a cage equipped with a thermometer/salinometer for continuous temperature/salinity registration.
In each cage five specimens of Polymesoda will be placed. Water samples for stable oxygen and
carbon isotopic measurements, trace element concentration and nutrients will be taken bi-weekly.
The specimens of Polymesoda will be marked (fluorescence) to indicate the start of the experiment.
This will be repeated every six months to allow accurate correlation with the water dataset.
Furthermore additional Polymesoda specimens will be sampled from their original habitat in the field.
In the laboratory
(2) Sediment characteristics:
Field: In coordination with the other project of the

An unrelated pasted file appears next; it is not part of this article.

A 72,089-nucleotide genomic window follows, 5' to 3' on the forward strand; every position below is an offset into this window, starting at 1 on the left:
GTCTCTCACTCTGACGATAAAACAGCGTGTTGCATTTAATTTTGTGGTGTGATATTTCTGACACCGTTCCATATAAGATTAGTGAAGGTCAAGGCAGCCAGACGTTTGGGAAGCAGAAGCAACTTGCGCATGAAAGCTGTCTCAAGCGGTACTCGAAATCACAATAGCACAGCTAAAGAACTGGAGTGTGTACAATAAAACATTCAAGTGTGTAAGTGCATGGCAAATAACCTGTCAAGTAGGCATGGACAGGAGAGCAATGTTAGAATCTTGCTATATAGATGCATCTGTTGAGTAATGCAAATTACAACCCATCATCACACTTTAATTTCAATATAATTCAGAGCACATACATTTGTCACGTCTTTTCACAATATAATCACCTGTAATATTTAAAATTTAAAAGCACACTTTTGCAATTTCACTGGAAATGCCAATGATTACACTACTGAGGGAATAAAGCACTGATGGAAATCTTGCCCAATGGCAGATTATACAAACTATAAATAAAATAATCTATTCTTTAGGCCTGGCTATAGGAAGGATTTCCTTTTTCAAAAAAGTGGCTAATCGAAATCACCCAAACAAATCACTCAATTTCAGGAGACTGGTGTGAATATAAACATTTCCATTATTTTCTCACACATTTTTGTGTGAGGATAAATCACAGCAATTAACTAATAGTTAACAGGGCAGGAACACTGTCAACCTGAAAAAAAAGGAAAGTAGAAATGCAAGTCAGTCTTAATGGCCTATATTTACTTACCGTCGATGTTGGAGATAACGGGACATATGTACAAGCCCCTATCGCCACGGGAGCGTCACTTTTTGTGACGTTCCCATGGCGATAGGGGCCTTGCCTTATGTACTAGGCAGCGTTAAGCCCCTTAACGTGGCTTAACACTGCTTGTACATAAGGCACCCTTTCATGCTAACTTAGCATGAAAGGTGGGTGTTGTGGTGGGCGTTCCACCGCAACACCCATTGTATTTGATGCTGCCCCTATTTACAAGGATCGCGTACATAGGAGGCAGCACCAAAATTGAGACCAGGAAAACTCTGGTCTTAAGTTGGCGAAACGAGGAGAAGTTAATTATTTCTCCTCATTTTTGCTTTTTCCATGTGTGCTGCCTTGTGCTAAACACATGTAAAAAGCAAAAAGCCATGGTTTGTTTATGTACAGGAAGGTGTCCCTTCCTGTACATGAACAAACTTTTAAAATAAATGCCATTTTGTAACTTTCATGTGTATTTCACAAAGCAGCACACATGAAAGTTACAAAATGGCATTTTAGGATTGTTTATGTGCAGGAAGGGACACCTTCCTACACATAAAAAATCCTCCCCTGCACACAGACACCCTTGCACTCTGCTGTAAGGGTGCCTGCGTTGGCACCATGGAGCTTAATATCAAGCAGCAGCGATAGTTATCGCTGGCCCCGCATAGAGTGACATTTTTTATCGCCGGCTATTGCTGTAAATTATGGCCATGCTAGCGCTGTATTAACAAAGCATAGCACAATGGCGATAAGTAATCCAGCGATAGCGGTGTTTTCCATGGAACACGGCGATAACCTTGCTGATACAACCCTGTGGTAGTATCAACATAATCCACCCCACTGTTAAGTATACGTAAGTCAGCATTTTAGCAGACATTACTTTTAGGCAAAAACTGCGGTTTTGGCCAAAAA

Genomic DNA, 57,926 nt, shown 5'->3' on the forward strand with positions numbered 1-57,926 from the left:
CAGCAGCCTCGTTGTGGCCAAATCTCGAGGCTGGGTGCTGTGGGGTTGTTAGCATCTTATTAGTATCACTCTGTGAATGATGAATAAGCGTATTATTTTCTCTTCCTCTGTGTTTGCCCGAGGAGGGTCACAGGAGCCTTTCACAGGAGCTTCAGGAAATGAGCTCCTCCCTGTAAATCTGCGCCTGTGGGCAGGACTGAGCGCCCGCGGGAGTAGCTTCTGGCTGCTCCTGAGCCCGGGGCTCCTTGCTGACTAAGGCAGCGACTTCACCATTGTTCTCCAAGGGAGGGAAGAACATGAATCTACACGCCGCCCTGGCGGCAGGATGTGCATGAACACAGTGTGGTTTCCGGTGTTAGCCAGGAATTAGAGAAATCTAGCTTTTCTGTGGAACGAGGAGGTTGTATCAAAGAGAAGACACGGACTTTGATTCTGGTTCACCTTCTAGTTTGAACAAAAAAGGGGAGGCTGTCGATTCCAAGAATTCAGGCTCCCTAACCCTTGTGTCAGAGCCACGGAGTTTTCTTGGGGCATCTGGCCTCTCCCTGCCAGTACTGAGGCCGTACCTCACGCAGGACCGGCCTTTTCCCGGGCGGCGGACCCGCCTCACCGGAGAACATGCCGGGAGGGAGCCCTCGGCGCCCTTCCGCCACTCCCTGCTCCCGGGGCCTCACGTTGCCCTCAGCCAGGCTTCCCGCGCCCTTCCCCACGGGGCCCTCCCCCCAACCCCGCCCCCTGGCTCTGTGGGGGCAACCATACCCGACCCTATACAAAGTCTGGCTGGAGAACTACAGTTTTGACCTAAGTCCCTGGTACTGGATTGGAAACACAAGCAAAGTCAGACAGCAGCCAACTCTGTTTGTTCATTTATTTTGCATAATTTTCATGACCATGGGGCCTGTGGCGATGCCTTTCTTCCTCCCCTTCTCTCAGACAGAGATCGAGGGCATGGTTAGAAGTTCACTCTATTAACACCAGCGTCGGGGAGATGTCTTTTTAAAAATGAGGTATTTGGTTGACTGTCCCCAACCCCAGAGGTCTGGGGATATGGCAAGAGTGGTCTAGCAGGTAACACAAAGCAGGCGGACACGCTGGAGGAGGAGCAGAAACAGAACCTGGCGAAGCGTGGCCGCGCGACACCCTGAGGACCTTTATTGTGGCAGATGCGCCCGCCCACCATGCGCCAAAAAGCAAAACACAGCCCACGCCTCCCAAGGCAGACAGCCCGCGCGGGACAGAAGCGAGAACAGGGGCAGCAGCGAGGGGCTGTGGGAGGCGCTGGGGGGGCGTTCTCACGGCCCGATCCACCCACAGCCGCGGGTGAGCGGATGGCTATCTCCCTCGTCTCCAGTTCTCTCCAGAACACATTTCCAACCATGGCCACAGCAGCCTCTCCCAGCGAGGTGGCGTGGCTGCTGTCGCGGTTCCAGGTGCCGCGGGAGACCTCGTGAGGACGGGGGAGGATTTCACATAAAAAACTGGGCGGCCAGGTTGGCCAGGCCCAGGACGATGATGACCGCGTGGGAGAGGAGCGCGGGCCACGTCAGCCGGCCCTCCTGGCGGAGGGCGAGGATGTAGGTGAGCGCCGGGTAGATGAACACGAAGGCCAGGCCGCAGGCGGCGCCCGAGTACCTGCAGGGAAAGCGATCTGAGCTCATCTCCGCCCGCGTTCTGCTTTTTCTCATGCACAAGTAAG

programme, a sampling cruise with the MGI reseqarch vessel GeoMarin will be set up. Sampling sites will
be selected on the basis of previous work by the ICoMAR partners, Roberts & Sydow (2003) and Storms et
al (2005). Bottom samples using gravity coring will be taken until a maximum depth of 3 metres.
The sediments will be sealed, cut lengthwise and stored in a refrigerator on board of the Geomarin at
6°C. Pictures will be taken of the split cores, and they will be described macroscopically, focusing
on grainsize, colour and organism and plant remains. One half of the split cores will remain in
Cirebon at the MGI facilities, the other half will be transported to the Netherlands for further analysis.
Bulk grain size will be determined at the Free University using Compton analysis
on samples on cm-scale, separating as much as possible the laminae in sand-mud couplets (cf.
Storms et al., 2005). CaCO3 and TOC content will be determined using standard methodologies.
Analyses of the specific 210Pb activity will be carried out at NIOZ. The samples will be freeze-dried